Here’s the annual summertime blog about symbolic colors, those little touches that our subconscious mind sees which open up a huge realm of meaning.
Artists paint with words; writers paint with images. The first images are based on color.
In spring, everything greened up to grow, so green came to represent life and growth. They bled when they were cut while working or hunting; red represents what we must sacrifice in order to achieve our goals.
Here’s an interesting side trip: one primitive culture only had 3 color names. Three!
We have more synonyms than that for all our colors. (red, cardinal, persimmon, crimson, scarlet, ruby, garnet, cherry, carmine, wine, vermilion, florid, ruddy, maroon, brick, and more!)
The Piraha of the Amazon have no words for numbers, and their colors are white (light-time), black (night-time), and red (blood).
Brent Berlin and Paul Kay named 11 basic color categories in their famous 1969 study:
white black red green yellow blue
brown purple pink orange gray.
Back on the main road, we’re after the symbolic meanings associated with colors. Like the numbers, some will have both positive and negative connotations. Here’s what I’ve gathered:
The Dominant Colors
- Red = blood, sacrifice, the wounds inflicted by trials.
- Blue = the heavens, truth (true blue). The sky where the gods oversaw man’s petty achievements was blue; the heavens are the realm of the gods. Since gods are a constant eternal form that never change (whereas Earth is all about change, as Heraclitus succinctly put it), truth is associated with a universal constant (whereas facts–the earth is flat–constantly change). Thus, blue = eternity.
- Yellow = warning, sometimes the radiance of the sun = warmth. Contrarily, cowardice (a yellow streak).
- Green = life, growth, spring, morning, youth. In a negative connotation, jealousy (green-eyed glare).
- Purple = royalty. Kings rule by the red Blood Right (either they inherited the crown or won it on the battlefield) + the blue Divine Right (the gods intervened to ensure their victory).
- Black = death, winter, night, the dark of trouble and of ignorance, absence (with a negative connotation). In modern times, artists create black by adding all the colors, so modern writers have begun to use black as a symbol for “all things added in”, a sort of chaotic plenty.
- White = winter, light / knowledge, purity / unstained innocence, “pearl”, absence (with a positive connotation). Again, modern artists leave out all color to have white on their palette, so modern writers have begun to alter the color to create an idea of the vacuum, a sucking hole that deprives of everything.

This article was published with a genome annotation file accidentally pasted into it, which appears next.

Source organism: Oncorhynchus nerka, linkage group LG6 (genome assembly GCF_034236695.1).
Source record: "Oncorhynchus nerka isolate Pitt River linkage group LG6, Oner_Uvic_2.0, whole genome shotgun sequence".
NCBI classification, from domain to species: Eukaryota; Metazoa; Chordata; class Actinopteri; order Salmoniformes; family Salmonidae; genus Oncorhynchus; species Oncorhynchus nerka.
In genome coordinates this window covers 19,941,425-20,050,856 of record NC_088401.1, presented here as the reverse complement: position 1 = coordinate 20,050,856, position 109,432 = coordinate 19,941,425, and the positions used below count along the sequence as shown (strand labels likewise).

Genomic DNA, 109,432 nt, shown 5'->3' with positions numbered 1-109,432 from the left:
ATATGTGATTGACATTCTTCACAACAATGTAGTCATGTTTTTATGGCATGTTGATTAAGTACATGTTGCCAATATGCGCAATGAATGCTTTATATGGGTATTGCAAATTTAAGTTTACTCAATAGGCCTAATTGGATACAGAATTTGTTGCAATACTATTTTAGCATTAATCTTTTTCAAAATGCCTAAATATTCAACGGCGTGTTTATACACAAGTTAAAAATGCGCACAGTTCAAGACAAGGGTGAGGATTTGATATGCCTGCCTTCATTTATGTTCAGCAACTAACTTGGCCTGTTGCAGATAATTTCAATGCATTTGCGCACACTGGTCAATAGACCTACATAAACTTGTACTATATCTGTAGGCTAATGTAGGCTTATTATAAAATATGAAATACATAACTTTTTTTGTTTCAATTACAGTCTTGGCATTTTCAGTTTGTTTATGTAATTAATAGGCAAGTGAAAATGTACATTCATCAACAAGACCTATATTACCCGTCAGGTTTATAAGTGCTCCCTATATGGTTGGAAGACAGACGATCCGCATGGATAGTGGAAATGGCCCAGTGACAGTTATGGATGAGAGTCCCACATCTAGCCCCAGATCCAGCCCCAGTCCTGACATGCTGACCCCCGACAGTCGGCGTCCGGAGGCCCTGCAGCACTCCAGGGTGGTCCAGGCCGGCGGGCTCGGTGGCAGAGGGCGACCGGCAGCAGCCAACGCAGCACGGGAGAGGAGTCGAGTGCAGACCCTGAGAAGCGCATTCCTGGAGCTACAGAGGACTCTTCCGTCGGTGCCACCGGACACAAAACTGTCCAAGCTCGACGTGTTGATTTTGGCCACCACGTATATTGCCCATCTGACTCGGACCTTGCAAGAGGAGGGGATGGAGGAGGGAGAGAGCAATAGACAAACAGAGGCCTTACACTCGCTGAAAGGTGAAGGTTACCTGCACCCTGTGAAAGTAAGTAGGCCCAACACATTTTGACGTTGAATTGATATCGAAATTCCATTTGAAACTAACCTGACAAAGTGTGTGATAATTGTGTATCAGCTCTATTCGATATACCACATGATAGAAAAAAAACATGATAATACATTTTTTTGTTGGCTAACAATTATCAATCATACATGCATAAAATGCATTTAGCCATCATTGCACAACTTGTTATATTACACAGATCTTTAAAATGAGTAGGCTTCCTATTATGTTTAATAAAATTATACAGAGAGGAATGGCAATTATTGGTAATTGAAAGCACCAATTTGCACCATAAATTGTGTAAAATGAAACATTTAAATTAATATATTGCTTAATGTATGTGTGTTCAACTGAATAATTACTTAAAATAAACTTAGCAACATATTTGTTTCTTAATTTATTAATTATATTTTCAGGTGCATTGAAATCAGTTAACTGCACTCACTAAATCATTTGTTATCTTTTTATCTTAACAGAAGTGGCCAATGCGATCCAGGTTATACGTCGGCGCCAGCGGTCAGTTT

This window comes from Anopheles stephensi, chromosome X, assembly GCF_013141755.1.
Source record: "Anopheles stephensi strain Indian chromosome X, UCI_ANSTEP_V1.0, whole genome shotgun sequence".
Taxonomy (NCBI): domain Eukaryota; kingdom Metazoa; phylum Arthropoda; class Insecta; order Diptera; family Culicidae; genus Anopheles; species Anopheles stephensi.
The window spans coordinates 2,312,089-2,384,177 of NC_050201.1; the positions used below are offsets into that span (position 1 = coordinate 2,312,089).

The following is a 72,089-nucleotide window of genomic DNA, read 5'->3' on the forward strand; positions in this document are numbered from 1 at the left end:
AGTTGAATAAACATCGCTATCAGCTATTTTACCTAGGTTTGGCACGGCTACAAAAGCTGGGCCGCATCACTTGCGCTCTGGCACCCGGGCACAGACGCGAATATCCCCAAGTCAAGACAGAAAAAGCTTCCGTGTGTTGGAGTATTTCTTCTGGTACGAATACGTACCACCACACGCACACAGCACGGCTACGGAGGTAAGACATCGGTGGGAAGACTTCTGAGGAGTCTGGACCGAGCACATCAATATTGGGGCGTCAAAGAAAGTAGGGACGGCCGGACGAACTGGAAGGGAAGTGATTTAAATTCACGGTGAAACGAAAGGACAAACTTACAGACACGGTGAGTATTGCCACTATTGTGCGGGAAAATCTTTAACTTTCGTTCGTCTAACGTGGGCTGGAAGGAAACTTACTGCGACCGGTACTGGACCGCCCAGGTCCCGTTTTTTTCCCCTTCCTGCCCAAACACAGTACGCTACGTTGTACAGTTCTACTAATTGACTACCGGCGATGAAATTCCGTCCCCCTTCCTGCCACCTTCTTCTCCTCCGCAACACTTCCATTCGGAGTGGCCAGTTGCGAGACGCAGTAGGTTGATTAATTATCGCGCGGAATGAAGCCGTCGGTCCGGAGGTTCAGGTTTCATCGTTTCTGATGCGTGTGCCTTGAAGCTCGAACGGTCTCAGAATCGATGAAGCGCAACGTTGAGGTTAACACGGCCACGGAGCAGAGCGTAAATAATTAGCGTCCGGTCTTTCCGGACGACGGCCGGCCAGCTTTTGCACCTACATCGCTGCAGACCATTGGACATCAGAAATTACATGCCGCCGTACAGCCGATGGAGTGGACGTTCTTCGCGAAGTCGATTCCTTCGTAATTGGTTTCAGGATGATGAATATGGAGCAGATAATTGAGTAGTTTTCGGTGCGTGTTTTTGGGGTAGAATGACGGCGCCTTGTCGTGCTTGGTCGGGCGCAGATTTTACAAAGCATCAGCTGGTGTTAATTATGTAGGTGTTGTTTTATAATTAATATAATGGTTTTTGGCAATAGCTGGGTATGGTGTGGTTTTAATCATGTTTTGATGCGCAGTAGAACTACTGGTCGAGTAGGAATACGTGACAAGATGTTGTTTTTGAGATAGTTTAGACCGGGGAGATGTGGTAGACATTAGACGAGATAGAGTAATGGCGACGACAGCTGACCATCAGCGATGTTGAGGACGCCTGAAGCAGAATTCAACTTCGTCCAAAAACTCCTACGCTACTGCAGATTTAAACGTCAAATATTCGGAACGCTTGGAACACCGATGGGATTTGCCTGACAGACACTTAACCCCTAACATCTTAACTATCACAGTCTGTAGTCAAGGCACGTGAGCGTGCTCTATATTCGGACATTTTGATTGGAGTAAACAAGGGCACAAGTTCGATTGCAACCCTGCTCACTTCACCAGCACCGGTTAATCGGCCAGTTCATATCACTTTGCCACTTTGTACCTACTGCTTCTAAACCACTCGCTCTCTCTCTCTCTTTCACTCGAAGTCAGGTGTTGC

The Necessary Colors
- Grey = sorrow, rain / mist
- Silver = a “mirror” color (mirror backs are “silvered” to reflect). Mirrors reveal truth; silver withstands magic. In the mythic trope, vampires cannot see themselves in mirrors because they are not “true-ly” alive. Yes, I know modern writers decided not to work with the mythic trope because it didn’t “fit” their world. Sigh.
- Gold = “tested” purity. However, all that glitters is not gold. It is richness and wealth >> but pure gold is soft. Strong hands can shape it. Thus, in the King Arthur myths, Arthur and gold are closely associated, even from his birth, because he and his dream will be corrupted.
- Orange = summer, noon, the ripening to harvest, adult.
- Brown = autumn, afternoon, maturity, and the color of dried blood > old wounds, old scars, a veteran.
The Symbols at Work
Look at the Wyeth painting of King Arthur. The fabled hero is receiving Excalibur and its miraculous sheath from the Lady in the Lake.
His blue cloak is lined with red and trimmed with gold.
Gold appoints his saintly-colored mail and the boat.
See the three white swans flying away?
The grey mist?
White-bearded Merlin in his dark cloak: is that deep blue or black?
And the mirror-like quality of the lake itself as the arm of the Faery Queen from an eternal existence offers the magical sword? Have you ever known lake water to be so mirror-still? Small pools, yes. Lakes? No.
Wyeth has painted the symbols that reveal the deeper elements of the Arthurian legend.
As symbols enrich Wyeth’s painting, so will they enrich your writing. Play with them as Wyeth has done.
In F. Scott Fitzgerald’s Great Gatsby, a character enters a room with a blood-red floor and a ceiling that is a bridal-cake confection of white plasterwork. From that early chapter, the reader should know that Daisy and her husband and their wider family have the appearance of beauty and innocence while they have walked on the blood of others to get where they are. They corrupt and are corrupted. All the remaining symbolic colors in the novel prove that over and over.
Robert Frost’s “The Road Not Taken” occurs in a yellow wood: Caution! he says. Don’t lie to yourself, as many teachers have deceived their students into reading this poem and thinking the road they take matters. Frost says it doesn’t and that we lie when we tell ourselves the road we take is different: he tells us three times that the “just as fair” roads are “worn . . . about the same” as they “equally lay”. It’s what we do on those roads that matter, not the choice of the road.
Unless you’re Stephen Crane’s “Wayfarer” who discovers the thick weeds on the roads are actually knife-blades.
Paint with Colors.
Your readers will thank you.
~~ M A Lee